The Polish people have suffered greatly in the 20th century and those in their eighties can still remember the barbaric Nazi occupation, the brutal post-war years and the poverty and shortages under Communism. They are a proud, dignified and strong people who value their culture, traditions and the independence restored since the end of the Berlin Wall. Poland has now crossed a point that it can survive, and indeed prosper, outside the EU, if needs be, should it decide that this is in its best interests. The economy is booming, real wages are rising and EU aid is no longer quite as vital as it was a decade ago.

My own view is that a generation from now Poland could be one of the main economic great powers of Europe, if it plays its cards right in the coming years. I will be preparing soon a mega-post on the future of Europe in a post-peak world which will incorporate the likely impact of further mass movements of people from an imploding MENA region as well as other key trends, including resource scarcity, technological regression and accelerating man-made climate change.

I hope you enjoyed this post.

Thoughts on Poland

British general election: What went wrong?


Hung parliament



Readers, I failed you.

In my last post, I predicted that the Conservatives would win a comfortable majority in the British general election, which turned out to be spectacularly wrong. It is true that many pollsters, pundits and political experts also got it wrong, but this provides me with scant comfort as Forecasting Intelligence (“FI”) is supposed to be superior to the conventional wisdom of the Pundocracy.

The writer John Greer, whose book I have reviewed before, wrote an article (which is no longer online), when Jeremy Corbyn (“Corbyn”) got elected Labour leader in 2015, predicting the Corbyn surge. He argued, presciently, that Corbyn’s Bennite brand of old-school socialism offered an alternative to a set of economic and political policies that had failed the majority of the population. The stagnating wages, the growing income inequality between rich and poor and the nearly decade of austerity by the ruling Conservative Party would inevitably lead to an electoral backlash.

A young person growing up in 21st century Great Britain in the twilight era of a declining industrial civilisation faces the prospect of crippling student debt, a ferocious competition for good quality jobs, sky high housing prices and  overwhelmed public services heaving from the burdens of an ageing society, mass migration and years of public sector austerity. I haven’t even mentioned the growing but partially hidden crises of climate change, resource depletion and the massive army of jihadi extremists walking our streets. The truth is that the Tories under Theresa May had nothing to offer younger voters and this was reflected in the ballot box.

Yet, I anticipated this aspect of the election in my blog, predicting that Labour would do well in the university towns (for example Cambridge, Oxford, Bath and Canterbury) and the metropolitan cities, for example London seats like Battersea where the Tories lost an 8,000 majority to Labour. Whilst I didn’t specifically write about Scotland in this general election, the huge anti-SNP tactical voting validated my prediction made last year that we would not see another “Indyref2” referendum anytime soon.

It was in the Midlands and the North of England, the Brexit Rust Belt constituencies, which failed to swing Conservative which destroyed the Tories chances of a comfortable majority. It was also the basis for my forecast of an enlarged Tory majority.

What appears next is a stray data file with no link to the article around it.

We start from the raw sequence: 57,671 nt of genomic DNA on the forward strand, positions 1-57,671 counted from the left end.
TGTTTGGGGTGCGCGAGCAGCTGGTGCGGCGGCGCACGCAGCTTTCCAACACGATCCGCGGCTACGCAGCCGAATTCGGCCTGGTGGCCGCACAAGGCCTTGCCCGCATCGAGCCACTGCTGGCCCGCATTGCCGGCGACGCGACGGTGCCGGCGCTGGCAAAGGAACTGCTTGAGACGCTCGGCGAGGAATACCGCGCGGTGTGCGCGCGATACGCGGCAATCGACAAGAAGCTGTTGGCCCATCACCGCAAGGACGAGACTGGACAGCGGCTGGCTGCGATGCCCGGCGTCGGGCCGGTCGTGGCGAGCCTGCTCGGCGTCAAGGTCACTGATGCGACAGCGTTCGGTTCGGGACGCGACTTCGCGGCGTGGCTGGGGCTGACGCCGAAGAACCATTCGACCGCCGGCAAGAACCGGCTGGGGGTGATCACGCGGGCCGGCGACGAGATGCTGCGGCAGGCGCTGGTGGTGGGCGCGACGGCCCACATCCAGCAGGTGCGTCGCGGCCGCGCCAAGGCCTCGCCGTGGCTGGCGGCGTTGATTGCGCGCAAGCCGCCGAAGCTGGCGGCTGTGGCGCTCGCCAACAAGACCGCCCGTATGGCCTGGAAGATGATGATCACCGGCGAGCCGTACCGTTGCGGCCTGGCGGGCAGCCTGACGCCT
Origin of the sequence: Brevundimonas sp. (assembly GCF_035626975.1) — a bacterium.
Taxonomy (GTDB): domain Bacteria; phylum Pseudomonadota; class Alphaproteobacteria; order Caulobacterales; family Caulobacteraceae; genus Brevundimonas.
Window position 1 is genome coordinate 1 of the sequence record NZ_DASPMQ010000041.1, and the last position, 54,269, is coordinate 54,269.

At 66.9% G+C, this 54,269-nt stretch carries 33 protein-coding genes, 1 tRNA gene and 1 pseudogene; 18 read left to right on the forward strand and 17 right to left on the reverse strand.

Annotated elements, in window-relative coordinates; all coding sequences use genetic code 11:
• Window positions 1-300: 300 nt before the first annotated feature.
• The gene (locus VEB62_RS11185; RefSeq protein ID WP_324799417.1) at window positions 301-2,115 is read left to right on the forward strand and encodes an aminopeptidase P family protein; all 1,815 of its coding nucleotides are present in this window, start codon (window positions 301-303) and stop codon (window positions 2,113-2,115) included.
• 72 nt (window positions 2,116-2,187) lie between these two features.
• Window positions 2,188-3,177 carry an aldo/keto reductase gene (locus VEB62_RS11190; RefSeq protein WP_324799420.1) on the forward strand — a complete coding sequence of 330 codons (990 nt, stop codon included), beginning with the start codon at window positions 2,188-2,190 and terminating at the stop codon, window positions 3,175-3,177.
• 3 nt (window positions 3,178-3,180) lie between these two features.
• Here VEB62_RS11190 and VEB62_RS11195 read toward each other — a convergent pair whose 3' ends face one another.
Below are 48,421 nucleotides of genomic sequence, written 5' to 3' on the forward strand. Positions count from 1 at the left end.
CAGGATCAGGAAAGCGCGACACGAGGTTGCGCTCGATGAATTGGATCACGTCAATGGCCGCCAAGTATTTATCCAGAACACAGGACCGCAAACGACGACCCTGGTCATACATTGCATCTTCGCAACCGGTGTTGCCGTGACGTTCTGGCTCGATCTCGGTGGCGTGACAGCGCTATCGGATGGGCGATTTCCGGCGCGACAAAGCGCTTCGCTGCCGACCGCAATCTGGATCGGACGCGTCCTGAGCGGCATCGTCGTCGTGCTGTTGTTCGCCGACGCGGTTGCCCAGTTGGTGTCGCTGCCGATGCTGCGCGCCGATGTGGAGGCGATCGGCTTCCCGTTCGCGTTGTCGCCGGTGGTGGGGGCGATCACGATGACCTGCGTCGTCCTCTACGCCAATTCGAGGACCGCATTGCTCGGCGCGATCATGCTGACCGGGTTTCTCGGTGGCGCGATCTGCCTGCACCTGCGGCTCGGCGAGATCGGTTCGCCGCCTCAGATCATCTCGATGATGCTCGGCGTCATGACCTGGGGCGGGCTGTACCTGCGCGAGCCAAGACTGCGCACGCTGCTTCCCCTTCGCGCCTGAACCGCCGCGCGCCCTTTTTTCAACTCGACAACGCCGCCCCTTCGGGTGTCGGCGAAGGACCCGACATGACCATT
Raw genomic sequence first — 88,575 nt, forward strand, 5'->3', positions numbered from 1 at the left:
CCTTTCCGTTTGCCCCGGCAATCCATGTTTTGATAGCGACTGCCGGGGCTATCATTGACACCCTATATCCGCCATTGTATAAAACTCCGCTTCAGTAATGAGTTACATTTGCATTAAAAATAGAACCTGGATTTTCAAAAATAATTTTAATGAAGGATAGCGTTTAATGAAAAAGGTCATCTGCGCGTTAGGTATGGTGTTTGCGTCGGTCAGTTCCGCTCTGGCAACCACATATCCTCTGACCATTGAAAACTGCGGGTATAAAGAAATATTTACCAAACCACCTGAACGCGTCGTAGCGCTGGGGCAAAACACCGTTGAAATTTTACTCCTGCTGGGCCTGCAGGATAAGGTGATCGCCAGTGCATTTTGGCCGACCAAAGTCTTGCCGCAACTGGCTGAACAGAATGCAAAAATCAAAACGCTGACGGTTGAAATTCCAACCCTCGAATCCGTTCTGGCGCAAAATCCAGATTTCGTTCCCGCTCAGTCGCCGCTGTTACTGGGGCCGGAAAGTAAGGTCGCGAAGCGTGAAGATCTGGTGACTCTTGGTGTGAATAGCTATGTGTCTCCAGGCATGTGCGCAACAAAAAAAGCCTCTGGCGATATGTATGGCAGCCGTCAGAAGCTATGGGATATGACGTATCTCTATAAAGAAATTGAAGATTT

During my pre-election review, prior to writing my post, I struggled to find any writers among the Corbyn Left, who expected anything other then a disastrous defeat for Labour in the Brexit northern heartlands. It was the overwhelming consensus from Labour MP’s, activists and pollsters that Corbyn was toxic for many traditional Labour voters and as a consequence the Tories would sweep the board. This turned out to be massive political intelligence failure by both political parties. My mistake was to assume that Labour campaign headquarters had accurately read the mood of their own supporters.

However, there were clear signals throughout the campaign that something was going disastrously wrong for the Tories. The Yougov experimental poll predicting a hung parliament turned out to be spot on. The writer Rod Liddle in the Spectator wrote during the election campaign that many northern Labour and UKIP voters were turning to Labour rather then the Tories as expected. Similarly, the moment when the BBC Question Time audience laughed at Theresa May when Jeremy Paxman accused her of being a blowhard should have raised a bigger alarm bell with me then it did. When the electorate are laughing at you, it is a sure sign of danger, as Ed Miliband and David Cameron can both attest to.

What worked in the 2015 general election failed in this election. In May 2015, David Cameron won a shock majority despite all the polling evidence to the contrary. Although it was pre-FI, I successfully forecast the Tory majority, and placed money on it on the political betting markets, using the underlying polling data on perceptions of economic competence and leadership. David Cameron had a significant lead over the Labour leader Ed Miliband on who was more trusted to run the economy and be the best Prime Minister. In the end, despite what the surface polling indicated, the voters went for the party who was best judged to run the country best.

This time around it was different. Whilst Theresa May enjoyed significant leads on both issues going into Election Day, her likability and favourability ratings had collapsed compared to the surging Corbyn. Throw in the political uncertainty of Brexit and the clear desire for revenge among many Remain voters, and the normal rules of politics were thrown away. Across the Western world, electorates are increasingly prepared to vote for change candidates who are perceived to be outside the despised political class. Emmanuel Macron brilliantly positioned himself as an outsider of a corrupt and failed Parisian political establishment and swept to power on that same anti-establishment wave.